Almost one year ago, my teaching contract with a terribly inefficient local school system was allowed to lapse (translation: I wasn’t fired, but they didn’t have to renew the contact so they didn’t), and I was left for the third time in three years without a job. At the time, I was devastated. I’d worked for three solid years for this county, scraping for a new job every year due to budget cuts. I’d done everything I was supposed to do and then some- but the county still didn’t seem to have room for me. Moreover, after helping out two principals in tight spots by taking on a class mid-year and being under-supported, I was scapegoated for the performance of the class at the end of the year.

Never mind that some of my students spoke a dozen words in English, or couldn’t even read or write in their first language, or were homeless and slept on a shelter cot at night, or hadn’t had a decent meal since lunch the day before, or had 2 years of formal schooling in their entire lives. I must have failed them somewhere if their test scores didn’t reach a certain level. (For the record, this is not just one child I’m talking about here.)

So after three long, difficult years, I walked away from a profession that drove me absolutely crazy. I wasn’t helping my students, I wasn’t helping myself, and I wasn’t happy.

I’ve had a year to adjust to a new ‘job’ as an entrepreneur, and see how I deal with a change of pace. To a large extent, it’s been wonderful.

I don’t miss:

1) The schedule

2) The blame

3) The inefficient, unprofessional management teams

4) The time-wasting ‘professional development’ meetings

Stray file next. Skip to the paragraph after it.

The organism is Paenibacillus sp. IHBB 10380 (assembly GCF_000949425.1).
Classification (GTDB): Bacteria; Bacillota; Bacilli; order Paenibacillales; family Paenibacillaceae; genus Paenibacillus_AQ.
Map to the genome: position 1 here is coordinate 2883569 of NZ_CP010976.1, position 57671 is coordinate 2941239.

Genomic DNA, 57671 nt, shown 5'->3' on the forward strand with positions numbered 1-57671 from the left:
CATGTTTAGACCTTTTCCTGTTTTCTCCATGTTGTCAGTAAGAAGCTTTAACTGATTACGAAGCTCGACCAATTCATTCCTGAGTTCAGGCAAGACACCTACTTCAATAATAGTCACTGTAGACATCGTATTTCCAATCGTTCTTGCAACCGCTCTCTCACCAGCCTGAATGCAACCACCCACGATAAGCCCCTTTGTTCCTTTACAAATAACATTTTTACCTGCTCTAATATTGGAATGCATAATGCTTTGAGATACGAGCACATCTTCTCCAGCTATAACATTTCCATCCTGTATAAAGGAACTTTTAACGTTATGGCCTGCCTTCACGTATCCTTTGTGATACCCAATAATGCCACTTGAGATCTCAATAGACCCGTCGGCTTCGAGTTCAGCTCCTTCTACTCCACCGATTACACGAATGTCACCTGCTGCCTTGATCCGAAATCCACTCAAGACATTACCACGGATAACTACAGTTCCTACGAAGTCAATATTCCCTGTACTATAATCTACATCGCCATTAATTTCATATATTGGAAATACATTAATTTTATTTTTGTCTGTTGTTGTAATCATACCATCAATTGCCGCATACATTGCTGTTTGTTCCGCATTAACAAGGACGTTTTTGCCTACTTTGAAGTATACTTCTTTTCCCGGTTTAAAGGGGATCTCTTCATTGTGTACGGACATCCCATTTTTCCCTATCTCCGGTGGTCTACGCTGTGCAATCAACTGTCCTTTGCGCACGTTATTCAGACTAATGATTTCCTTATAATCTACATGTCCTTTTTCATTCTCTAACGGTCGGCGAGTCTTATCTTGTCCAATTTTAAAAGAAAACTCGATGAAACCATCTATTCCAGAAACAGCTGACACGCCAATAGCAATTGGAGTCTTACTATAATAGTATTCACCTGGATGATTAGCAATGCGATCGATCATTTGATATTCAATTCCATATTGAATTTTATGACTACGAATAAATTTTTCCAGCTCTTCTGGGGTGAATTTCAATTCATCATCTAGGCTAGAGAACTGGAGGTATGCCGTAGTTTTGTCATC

5) The constant illnesses

6) The financial investment it takes to maintain a classroom

7) Grading papers on nights and weekends

8 ) Creating lesson plans on nights and weekends

9) Being treated unprofessionally and watching administrators treat dedicated teachers like errant teenagers who have to prove why they should get to stay out past curfew.

10) Calling parents in the car on the way home from work, just to multi-task a bit more so that I might get to bed 15 minutes earlier.

11) Dealing with parents who think I’m racist because I insist their child follow the behavioral rules of my classroom. (There was more than one of those.)

I do miss:

1) My students

(crickets chirping……)

Looking back , I think the profession of teaching is in the worst state I’ve ever seen. The ENTIRE YEAR is focused on the Big Test that they have to take. The meddling of the politicians and businesspeople has made it worse, not better, and the expectation that the ‘system is broken’ like a car is broken is corroding one of the most noble things a society can aspire to do- prepare its next generation for life. I could go on and on, but enough people talk about this topic and disconnect their heads from their intuition. The change we need at this point can only come from a total paradigm shift- and I honestly don’t know that mass society is up for that yet. That’s okay, millions of people are taking the initiative to home-school their kids or deliberately fighting back against the system. I wish you well.

I miss one thing about teaching- my kids- and I miss them terribly. But the job itself is not worth making myself miserable. So I refuse it. I’ll make a different way.

Looking back, I’m so, so, so very happy that I’m not teaching right now. I’m not ruling it out in the future….maybe once I move to Austin, Tx, I’ll try their system and see if it’s any better out there. But for now, I’m the master of my own ship, and I’m not willing to go back to the system that so abused me while hamstringing my ability to help my students.

Fool me once….